Gene Linked To Alzheimer’s Risk In African-Americans

Posted on 4/11/2013 by with 0 comments

Gene Linked To Alzheimer's Risk In African-Americans

Gene Linked To Alzheimer’s Risk In African-Americans

By D.A. Barber

new study found a gene that may significantly help spot the risk for Late-onset Alzheimer Disease (LOAD) in African Americans. What has the researchers scratching their heads is that the same gene has only a mild association with Alzheimer’s disease in individuals of “European ancestry.”

The study, published in the April 10 issue of the Journal of the American Medical Association, involved nearly 6,000 African Americans included in a project by the Alzheimer Disease Genetics Consortium (ADGC) and led by neurologists from Columbia University Medical Center to identify genetic variants associated with LOAD in African Americans.

“Late-onset Alzheimer disease (LOAD) is the most common cause of dementia, increasing in frequency from 1 percent at age 65 years to more than 30 percent for people older than 80 years,” according to the report.

LOAD among African Americans is higher than among whites living in the same community and researchers found that the ABCA7 gene is most associated with the risk of LOAD among African Americans. While ABCA7 also increases the risk of folks of European ancestry, it is 60 percent higher among African Americans. Those with the gene face nearly double the risk of developing LOAD compared with African-Americans who lack the gene.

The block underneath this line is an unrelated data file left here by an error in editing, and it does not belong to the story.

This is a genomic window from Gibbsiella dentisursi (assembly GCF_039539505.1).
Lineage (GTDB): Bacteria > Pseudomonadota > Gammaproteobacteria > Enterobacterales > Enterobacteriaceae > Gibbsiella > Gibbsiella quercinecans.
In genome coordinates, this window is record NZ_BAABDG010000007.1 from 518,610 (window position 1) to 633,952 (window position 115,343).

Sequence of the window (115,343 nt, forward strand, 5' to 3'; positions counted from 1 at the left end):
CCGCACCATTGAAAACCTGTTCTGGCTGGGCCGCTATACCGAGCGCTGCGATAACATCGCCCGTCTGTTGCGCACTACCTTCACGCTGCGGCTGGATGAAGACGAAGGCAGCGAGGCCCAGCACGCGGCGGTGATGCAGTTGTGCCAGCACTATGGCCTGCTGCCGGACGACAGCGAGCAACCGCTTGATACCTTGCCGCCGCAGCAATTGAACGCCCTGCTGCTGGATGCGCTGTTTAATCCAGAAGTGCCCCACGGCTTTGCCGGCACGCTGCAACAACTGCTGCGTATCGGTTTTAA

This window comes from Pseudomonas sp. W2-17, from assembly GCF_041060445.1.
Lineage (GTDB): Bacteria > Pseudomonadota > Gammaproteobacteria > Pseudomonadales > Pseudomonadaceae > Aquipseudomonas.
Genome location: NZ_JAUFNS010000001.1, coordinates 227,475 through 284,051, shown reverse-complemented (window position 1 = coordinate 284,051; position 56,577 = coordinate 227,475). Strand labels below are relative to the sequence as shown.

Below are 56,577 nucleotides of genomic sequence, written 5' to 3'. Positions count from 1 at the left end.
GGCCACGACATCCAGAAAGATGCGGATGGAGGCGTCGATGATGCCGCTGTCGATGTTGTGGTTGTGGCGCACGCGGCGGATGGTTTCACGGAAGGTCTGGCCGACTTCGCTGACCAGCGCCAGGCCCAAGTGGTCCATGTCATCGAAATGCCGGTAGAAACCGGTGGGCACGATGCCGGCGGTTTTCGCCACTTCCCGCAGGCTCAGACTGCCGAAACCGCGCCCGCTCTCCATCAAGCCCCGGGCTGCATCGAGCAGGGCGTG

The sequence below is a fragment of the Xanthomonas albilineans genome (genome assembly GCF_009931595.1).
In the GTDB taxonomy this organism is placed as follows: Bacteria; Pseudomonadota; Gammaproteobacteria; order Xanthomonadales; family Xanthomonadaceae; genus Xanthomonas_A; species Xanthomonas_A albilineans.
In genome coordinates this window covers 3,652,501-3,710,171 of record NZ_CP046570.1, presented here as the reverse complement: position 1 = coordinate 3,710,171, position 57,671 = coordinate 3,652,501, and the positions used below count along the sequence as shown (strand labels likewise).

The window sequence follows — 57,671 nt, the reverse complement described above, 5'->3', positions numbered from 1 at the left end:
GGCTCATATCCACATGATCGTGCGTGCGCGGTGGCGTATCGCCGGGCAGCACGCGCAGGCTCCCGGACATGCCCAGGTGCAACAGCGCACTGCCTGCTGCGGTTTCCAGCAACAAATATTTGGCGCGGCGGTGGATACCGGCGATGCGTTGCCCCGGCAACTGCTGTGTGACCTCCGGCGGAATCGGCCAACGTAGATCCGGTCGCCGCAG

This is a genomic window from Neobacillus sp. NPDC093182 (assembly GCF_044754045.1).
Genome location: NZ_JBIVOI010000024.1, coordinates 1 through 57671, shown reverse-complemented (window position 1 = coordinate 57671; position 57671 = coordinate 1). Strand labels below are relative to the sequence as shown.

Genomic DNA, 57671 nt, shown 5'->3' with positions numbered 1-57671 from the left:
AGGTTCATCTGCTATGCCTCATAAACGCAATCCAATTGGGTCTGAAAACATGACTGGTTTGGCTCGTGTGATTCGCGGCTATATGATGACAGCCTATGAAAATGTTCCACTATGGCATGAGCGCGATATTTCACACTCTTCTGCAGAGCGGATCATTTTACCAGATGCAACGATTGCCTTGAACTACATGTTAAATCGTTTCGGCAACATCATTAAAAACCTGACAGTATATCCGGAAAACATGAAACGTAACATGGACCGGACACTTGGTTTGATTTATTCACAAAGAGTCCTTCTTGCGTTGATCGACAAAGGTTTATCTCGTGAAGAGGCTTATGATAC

The largest study to date looking for genetic causes of Alzheimer’s in African Americans may offer new clues about why blacks in the United States are twice as likely as whites, to develop the deadly, brain-wasting disease. Information/Photo Credit:

This ABCA7 gene is involved in the production of cholesterol and lipids, which suggest that lipid production may be a more crucial indicator of Alzheimer’s disease in blacks than in whites. And with the cholesterol and lipid increases – and the resulting vascular disease, heart attacks, and strokes are more frequent in African-Americans, treatments that reduce cholesterol and vascular disease may potentially be an effective way to reduce or delay LOAD.

If validated by future studies, the researchers note the identification of ABCA7 gene may have “major implications for developing targets for genetic testing, prevention, and treatment.”

Featured Photo Credit:
Janice S. Ellis